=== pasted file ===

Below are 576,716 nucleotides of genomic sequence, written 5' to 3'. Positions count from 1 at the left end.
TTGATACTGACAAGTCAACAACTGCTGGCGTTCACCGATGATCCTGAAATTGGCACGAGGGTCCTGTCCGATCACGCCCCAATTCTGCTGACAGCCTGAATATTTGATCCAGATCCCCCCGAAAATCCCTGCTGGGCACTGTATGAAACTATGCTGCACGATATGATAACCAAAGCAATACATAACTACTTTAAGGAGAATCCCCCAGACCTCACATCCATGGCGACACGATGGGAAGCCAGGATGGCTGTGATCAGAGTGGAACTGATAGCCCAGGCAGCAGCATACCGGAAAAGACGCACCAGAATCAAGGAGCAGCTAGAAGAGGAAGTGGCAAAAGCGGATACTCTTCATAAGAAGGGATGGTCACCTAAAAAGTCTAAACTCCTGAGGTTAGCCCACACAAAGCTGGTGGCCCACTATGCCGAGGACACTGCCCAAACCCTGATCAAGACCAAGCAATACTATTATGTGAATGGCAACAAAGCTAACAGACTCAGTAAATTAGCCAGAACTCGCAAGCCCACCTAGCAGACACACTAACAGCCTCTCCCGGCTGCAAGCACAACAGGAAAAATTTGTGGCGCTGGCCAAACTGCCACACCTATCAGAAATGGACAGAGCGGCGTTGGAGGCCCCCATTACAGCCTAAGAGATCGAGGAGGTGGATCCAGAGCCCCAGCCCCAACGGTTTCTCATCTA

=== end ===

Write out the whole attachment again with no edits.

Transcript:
Below are 576,716 nucleotides of genomic sequence, written 5' to 3'. Positions count from 1 at the left end.
TTGATACTGACAAGTCAACAACTGCTGGCGTTCACCGATGATCCTGAAATTGGCACGAGGGTCCTGTCCGATCACGCCCCAATTCTGCTGACAGCCTGAATATTTGATCCAGATCCCCCCGAAAATCCCTGCTGGGCACTGTATGAAACTATGCTGCACGATATGATAACCAAAGCAATACATAACTACTTTAAGGAGAATCCCCCAGACCTCACATCCATGGCGACACGATGGGAAGCCAGGATGGCTGTGATCAGAGTGGAACTGATAGCCCAGGCAGCAGCATACCGGAAAAGACGCACCAGAATCAAGGAGCAGCTAGAAGAGGAAGTGGCAAAAGCGGATACTCTTCATAAGAAGGGATGGTCACCTAAAAAGTCTAAACTCCTGAGGTTAGCCCACACAAAGCTGGTGGCCCACTATGCCGAGGACACTGCCCAAACCCTGATCAAGACCAAGCAATACTATTATGTGAATGGCAACAAAGCTAACAGACTCAGTAAATTAGCCAGAACTCGCAAGCCCACCTAGCAGACACACTAACAGCCTCTCCCGGCTGCAAGCACAACAGGAAAAATTTGTGGCGCTGGCCAAACTGCCACACCTATCAGAAATGGACAGAGCGGCGTTGGAGGCCCCCATTACAGCCTAAGAGATCGAGGAGGTGGATCCAGAGCCCCAGCCCCAACGGTTTCTCATCTA